By Harry J Enten
So, people currently blame the Republicans more than anyone else for the government shutdown, but predicting the long-term political fallout is not as easy as that suggests. For one thing, the latest CBS News poll shows that while slightly more people believe the Republicans are at fault, a majority of them are upset with both sides for the inability to avert this crisis.
The real story is not revealed by people's view of the politicians; it's contained in the indices of economic sentiment. Gallup finds that Americans' confidence in the economy has dropped like a rock, from -20pt just before the shutdown, to -35pt now. And it would not be surprising to see that measure continue to fall over coming days, with the deadline for raising the debt ceiling looming in ten days' time.
What we're seeing is a time-lag in consequences for the politicians. Gallup has President Obama's approval rating still within its normal range of 45%, plus or minus a few points.
But remember the debt ceiling battle of April to July 2011: the politicians solved that crisis without the US actually defaulting, yet the mere idea of a default hurt tremendously. S&P downgraded the United States' credit rating, while Gallup's economic confidence rating fell by 30pt, to -55.
Regardless of whom the public blamed for the 2011 crisis, President Obama's net approval rating did drop, by up to -4.3pt, per the Real Clear Politics average. True, that was not a catastrophic fall, but consumer confidence tends to be a leading economic indicator; it moves before the rest of the economy does.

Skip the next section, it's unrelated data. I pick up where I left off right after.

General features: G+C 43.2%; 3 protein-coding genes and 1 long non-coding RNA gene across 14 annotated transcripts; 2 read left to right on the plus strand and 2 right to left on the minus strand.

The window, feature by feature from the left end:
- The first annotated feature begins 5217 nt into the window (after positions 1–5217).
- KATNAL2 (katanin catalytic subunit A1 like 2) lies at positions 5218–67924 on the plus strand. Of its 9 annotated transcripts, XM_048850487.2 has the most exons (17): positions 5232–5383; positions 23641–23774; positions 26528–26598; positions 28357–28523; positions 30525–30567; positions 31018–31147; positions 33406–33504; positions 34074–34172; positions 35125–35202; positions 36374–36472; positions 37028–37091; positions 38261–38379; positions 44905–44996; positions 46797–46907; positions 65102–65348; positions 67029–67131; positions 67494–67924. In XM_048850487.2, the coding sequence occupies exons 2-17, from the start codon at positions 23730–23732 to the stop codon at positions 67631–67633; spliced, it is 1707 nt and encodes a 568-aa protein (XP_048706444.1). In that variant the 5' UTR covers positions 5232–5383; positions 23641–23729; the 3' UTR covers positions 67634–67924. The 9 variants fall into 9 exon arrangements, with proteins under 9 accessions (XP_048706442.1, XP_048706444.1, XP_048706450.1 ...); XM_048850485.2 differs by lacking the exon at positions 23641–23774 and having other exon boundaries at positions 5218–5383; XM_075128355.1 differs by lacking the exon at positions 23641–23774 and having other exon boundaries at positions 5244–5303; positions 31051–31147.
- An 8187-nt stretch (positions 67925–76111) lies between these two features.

Sure enough, Obama's net approval rating didn't bottom out until the end of August 2011 – a month after he, House Speaker John Boehner, and congressional leaders had reached a deal. Obama's net approval stayed at about -10pt through early October, and was still lower at 1 November than it had been on 1 August. And it stayed depressed even though consumer confidence recovered slightly during the same period.
In fact, the political arguments over the shutdown and debt ceiling fight may not matter that much at all. As University of North Carolina political scientist Jim Stimson found (via Mark Blumenthal of the Huffington Post), it's consumer sentiment that tends to have the greatest impact on approval ratings and hence elections.
After the last go-round on the debt ceiling, the economy had started to pick up by the end of October 2011, and Obama's approval rating followed. But the lesson for Democrats who may be thinking smugly that the Republicans will take the biggest hit for the federal shutdown and government default angst is that if the economy goes south as a result, then it'll likely be the Democratic president who sustains the most damage.